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Jimmy Carter's Climate Crusade: Ahead of His Time
I was sad to read that former President Jimmy Carter has "decided to spend his remaining time at home with his family and receive hospice care instead of additional medical intervention." Yesterday's announcement by the Carter Center about the 98-year-old 39th president followed a recent series of short hospital stays.
Good presidents are hard to find.
I find it hard to understand that the country that elected Donald Trump not too long ago was the one that elected Jimmy Carter in 1976. So let me give you three quotes from President Carter, and just try to imagine for a moment that Trump would have spoken any of these inspiring words.
"Failure is a reality; we all fail at times, and it's painful when we do. But it's better to fail while striving for something wonderful, challenging, adventurous, and uncertain than to say, 'I don't want to try because I may not succeed completely.'"
"Unless both sides win, no agreement can be permanent."
"The bond of our common humanity is stronger than the divisiveness of our fears and prejudices."
Reading these words, you may wonder if it is indeed the same country that democratically elected these two men as its president.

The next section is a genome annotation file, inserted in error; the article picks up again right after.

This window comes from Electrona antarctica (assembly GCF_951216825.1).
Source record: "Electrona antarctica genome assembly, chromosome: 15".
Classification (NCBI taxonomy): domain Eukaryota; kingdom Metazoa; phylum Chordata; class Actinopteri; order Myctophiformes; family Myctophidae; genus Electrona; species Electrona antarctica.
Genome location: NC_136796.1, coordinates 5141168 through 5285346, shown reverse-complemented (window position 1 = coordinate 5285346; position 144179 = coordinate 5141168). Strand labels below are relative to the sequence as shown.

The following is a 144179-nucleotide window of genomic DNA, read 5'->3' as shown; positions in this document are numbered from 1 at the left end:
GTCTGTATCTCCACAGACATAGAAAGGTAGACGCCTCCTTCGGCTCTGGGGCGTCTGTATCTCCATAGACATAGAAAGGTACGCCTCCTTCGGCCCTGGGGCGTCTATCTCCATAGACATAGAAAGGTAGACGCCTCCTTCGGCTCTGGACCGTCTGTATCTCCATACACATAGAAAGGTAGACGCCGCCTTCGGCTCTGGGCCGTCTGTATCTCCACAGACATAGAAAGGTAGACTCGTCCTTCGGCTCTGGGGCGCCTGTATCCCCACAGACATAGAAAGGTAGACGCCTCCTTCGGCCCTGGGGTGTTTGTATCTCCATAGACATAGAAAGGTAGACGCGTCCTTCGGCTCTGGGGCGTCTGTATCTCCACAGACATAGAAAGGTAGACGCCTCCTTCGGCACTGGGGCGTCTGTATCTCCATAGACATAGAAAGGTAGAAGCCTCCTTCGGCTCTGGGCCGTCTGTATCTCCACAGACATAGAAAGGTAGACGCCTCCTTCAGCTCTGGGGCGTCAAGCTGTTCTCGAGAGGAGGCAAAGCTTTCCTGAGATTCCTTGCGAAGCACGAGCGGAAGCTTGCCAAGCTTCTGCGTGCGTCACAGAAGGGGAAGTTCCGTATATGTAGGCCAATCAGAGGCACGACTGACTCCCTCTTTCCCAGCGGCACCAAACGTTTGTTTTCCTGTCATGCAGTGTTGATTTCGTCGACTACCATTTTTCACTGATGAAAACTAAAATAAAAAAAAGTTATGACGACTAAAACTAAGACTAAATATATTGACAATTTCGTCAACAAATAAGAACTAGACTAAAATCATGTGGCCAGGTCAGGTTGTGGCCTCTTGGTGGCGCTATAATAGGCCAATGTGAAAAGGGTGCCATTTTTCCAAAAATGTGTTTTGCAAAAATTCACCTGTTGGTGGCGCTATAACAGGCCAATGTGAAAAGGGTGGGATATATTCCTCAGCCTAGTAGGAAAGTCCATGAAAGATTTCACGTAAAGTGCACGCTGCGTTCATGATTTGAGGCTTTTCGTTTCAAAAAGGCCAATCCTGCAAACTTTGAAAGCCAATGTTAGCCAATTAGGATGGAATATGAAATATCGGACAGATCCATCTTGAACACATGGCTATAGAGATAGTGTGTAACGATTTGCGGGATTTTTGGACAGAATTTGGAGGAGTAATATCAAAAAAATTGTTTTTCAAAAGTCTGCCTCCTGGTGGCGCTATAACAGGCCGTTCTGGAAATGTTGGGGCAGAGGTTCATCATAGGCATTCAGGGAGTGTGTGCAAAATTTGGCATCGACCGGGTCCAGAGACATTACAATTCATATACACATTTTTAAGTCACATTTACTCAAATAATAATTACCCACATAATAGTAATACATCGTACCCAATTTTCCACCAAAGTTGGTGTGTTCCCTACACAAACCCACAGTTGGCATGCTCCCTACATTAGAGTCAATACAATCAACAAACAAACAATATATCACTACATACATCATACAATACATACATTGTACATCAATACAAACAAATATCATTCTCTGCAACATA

My first president
In the 1970s, America was far away. It was the age before the internet and, at least on our side of the Atlantic, before color television on our single television channel. But the United States was a global superpower that dominated world affairs as well as our music and movie culture. The country was impressive from a small country perspective in a divided Europe; it was during the Cold War and before we united our strength in the European Union. And we were grateful that the Americans had played a pivotal role in liberating us from Nazi Tyranny only three decades earlier.
For a boy of eleven, America was a country where everything was better. A country I looked up to and dreamed of visiting someday. I had a small booklet with pictures of Disneyland that I had viewed so often that nearly half a century later, I still remember some of the highlights. I believe many in Europe still looked at the U.S. that way in those days. Everything seemed bigger, faster, and more spectacular in America, from the towering skyscrapers of New York City to the sleek muscle cars that raced down Highway 1 along the coastline of California.
The American Dream, with its promise of upward mobility and individual achievement, was a powerful draw for people worldwide, and we learned about it at school. However, it was only many years later that I realized the myth and discovered that the requirements for upward mobility are found in Europe. So while the American dream remained a dream for most Americans, we managed to build a society where their dream is often our reality. But that was decades later. In 1976, the election of an American President was a big deal for a young boy in a small European country.
But what do I remember correctly? I was only 11. Digging back into my memory, I have to dust off the multilayered appreciation I feel now for President Carter and all he has achieved. I should check the newspapers of those years, but if my memory serves me right, he wasn't appreciated much in those days. I mainly remember the jokes about peanuts and that he would need more experience to survive in Washington's political lion's den. I missed the negative economic news of those days but still remember the painful Iran hostage disaster.